and Aud. Exp.
The third column in the above shows the price which has to be paid (in the form of discrepancies between facts and figures) for the simplicity secured to statements and records of the national finance by the present system embodied in the term exchequer. Probably few will think the price too high in consideration of the advantages secured.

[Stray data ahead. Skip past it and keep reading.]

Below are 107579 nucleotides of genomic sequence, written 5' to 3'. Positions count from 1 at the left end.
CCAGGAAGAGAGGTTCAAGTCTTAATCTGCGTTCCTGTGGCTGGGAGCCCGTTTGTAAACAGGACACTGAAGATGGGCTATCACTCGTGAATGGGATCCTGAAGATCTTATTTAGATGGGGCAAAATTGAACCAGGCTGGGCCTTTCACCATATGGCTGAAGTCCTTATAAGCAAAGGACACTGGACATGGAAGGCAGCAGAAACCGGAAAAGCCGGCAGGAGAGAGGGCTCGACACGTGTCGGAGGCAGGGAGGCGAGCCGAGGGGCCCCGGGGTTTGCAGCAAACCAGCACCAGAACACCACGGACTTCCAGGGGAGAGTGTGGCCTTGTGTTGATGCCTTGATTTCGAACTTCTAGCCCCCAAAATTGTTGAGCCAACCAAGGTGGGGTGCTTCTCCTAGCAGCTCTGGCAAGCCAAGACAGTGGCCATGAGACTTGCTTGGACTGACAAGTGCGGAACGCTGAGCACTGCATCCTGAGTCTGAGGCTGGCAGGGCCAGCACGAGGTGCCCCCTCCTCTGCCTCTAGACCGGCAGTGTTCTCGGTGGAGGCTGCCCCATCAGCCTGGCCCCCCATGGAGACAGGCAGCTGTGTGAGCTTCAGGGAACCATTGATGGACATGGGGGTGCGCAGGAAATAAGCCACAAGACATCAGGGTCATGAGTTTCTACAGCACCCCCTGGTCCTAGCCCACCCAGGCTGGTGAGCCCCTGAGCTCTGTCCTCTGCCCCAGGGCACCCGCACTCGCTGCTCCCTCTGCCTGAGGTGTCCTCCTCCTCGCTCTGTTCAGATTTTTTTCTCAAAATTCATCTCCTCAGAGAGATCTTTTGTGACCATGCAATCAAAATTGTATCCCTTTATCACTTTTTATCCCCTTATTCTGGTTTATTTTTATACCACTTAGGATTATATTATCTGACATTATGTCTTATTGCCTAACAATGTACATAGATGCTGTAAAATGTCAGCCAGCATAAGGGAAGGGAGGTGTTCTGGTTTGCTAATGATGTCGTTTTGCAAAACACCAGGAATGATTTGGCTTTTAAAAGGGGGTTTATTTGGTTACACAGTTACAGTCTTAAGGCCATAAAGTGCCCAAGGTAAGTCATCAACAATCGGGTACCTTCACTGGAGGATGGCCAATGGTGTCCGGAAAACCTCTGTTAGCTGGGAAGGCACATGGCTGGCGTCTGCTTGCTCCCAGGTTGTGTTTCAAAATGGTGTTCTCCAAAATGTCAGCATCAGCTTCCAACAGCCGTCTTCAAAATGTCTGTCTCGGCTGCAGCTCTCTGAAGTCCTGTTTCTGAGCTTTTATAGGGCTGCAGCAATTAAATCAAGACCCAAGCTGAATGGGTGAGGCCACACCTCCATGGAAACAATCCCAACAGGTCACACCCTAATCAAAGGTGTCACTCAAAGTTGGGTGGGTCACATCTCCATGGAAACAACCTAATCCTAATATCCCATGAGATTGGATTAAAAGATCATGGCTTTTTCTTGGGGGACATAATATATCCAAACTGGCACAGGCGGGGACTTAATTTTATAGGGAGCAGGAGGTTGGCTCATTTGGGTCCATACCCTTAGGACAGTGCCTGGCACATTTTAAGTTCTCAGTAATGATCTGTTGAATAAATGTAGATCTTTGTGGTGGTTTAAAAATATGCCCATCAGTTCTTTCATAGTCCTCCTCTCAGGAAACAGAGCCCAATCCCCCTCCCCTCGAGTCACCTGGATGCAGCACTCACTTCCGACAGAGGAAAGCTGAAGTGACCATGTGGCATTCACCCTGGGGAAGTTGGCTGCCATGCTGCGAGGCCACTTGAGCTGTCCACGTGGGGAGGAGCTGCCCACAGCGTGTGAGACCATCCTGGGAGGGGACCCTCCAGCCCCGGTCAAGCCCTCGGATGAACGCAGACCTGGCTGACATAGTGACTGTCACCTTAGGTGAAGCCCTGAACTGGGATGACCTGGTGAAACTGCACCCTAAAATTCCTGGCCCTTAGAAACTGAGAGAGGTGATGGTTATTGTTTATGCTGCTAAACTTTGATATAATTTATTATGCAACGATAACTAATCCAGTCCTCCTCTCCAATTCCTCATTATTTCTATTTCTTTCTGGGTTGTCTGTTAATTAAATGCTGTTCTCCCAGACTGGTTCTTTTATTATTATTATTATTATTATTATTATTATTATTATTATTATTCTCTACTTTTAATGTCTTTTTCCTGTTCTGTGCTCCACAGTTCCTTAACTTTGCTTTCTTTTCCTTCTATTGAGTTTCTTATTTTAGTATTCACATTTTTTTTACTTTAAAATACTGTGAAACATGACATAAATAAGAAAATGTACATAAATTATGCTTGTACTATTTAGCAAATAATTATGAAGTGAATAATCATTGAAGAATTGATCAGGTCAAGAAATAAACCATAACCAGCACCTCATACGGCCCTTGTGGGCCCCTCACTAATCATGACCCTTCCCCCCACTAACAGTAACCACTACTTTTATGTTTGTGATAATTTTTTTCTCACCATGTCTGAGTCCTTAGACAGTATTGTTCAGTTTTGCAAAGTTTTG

The principal official who derives a title from the exchequer in its living sense is, of course, the chancellor of the exchequer. He is the person named second in the patent appointing commissions for executing the office of lord high treasurer of Great Britain and Ireland; but he is appointed chancellor of the exchequer for Great Britain and chancellor of the exchequer for Ireland by two additional patents. Although, in fact, the finance minister of the United Kingdom, he has no statutory power over the exchequer apart from his position as second commissioner of the treasury; but in virtue of his office he is by statute master of the mint, senior commissioner for the reduction of the national debt, a trustee of the British Museum, an ecclesiastical commissioner, a member of the board of agriculture, a commissioner of public works and buildings, local government, and education, a commissioner for regulating the offices of the House of Commons, and has certain functions connected with the office of the secretary of state for India. The only other exchequer officer requiring mention is the comptroller and auditor-general, whose functions as comptroller-general of the exchequer have been already described.